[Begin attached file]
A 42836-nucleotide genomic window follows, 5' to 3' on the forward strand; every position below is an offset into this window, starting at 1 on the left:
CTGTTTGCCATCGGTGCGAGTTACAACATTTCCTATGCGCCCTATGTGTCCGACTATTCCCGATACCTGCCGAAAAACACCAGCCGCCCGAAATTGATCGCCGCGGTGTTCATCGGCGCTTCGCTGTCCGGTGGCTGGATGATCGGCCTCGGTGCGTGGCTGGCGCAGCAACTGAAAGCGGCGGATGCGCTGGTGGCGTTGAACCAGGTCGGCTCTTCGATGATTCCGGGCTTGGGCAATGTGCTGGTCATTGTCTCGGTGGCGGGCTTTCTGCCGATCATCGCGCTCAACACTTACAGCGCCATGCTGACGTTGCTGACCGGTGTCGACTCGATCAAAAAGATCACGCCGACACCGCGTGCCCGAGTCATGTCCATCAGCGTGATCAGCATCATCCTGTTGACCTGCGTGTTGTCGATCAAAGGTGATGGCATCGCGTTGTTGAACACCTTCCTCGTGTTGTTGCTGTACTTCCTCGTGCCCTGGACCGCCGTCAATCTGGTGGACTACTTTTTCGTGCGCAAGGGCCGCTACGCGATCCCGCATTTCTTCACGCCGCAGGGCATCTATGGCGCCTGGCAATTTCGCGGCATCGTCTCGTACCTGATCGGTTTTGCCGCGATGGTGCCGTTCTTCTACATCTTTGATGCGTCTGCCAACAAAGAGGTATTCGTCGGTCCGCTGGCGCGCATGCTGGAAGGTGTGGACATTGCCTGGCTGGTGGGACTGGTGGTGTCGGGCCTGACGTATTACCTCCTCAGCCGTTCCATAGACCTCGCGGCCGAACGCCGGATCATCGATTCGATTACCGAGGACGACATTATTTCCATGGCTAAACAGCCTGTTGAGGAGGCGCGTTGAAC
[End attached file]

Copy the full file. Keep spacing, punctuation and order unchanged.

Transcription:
A 42836-nucleotide genomic window follows, 5' to 3' on the forward strand; every position below is an offset into this window, starting at 1 on the left:
CTGTTTGCCATCGGTGCGAGTTACAACATTTCCTATGCGCCCTATGTGTCCGACTATTCCCGATACCTGCCGAAAAACACCAGCCGCCCGAAATTGATCGCCGCGGTGTTCATCGGCGCTTCGCTGTCCGGTGGCTGGATGATCGGCCTCGGTGCGTGGCTGGCGCAGCAACTGAAAGCGGCGGATGCGCTGGTGGCGTTGAACCAGGTCGGCTCTTCGATGATTCCGGGCTTGGGCAATGTGCTGGTCATTGTCTCGGTGGCGGGCTTTCTGCCGATCATCGCGCTCAACACTTACAGCGCCATGCTGACGTTGCTGACCGGTGTCGACTCGATCAAAAAGATCACGCCGACACCGCGTGCCCGAGTCATGTCCATCAGCGTGATCAGCATCATCCTGTTGACCTGCGTGTTGTCGATCAAAGGTGATGGCATCGCGTTGTTGAACACCTTCCTCGTGTTGTTGCTGTACTTCCTCGTGCCCTGGACCGCCGTCAATCTGGTGGACTACTTTTTCGTGCGCAAGGGCCGCTACGCGATCCCGCATTTCTTCACGCCGCAGGGCATCTATGGCGCCTGGCAATTTCGCGGCATCGTCTCGTACCTGATCGGTTTTGCCGCGATGGTGCCGTTCTTCTACATCTTTGATGCGTCTGCCAACAAAGAGGTATTCGTCGGTCCGCTGGCGCGCATGCTGGAAGGTGTGGACATTGCCTGGCTGGTGGGACTGGTGGTGTCGGGCCTGACGTATTACCTCCTCAGCCGTTCCATAGACCTCGCGGCCGAACGCCGGATCATCGATTCGATTACCGAGGACGACATTATTTCCATGGCTAAACAGCCTGTTGAGGAGGCGCGTTGAAC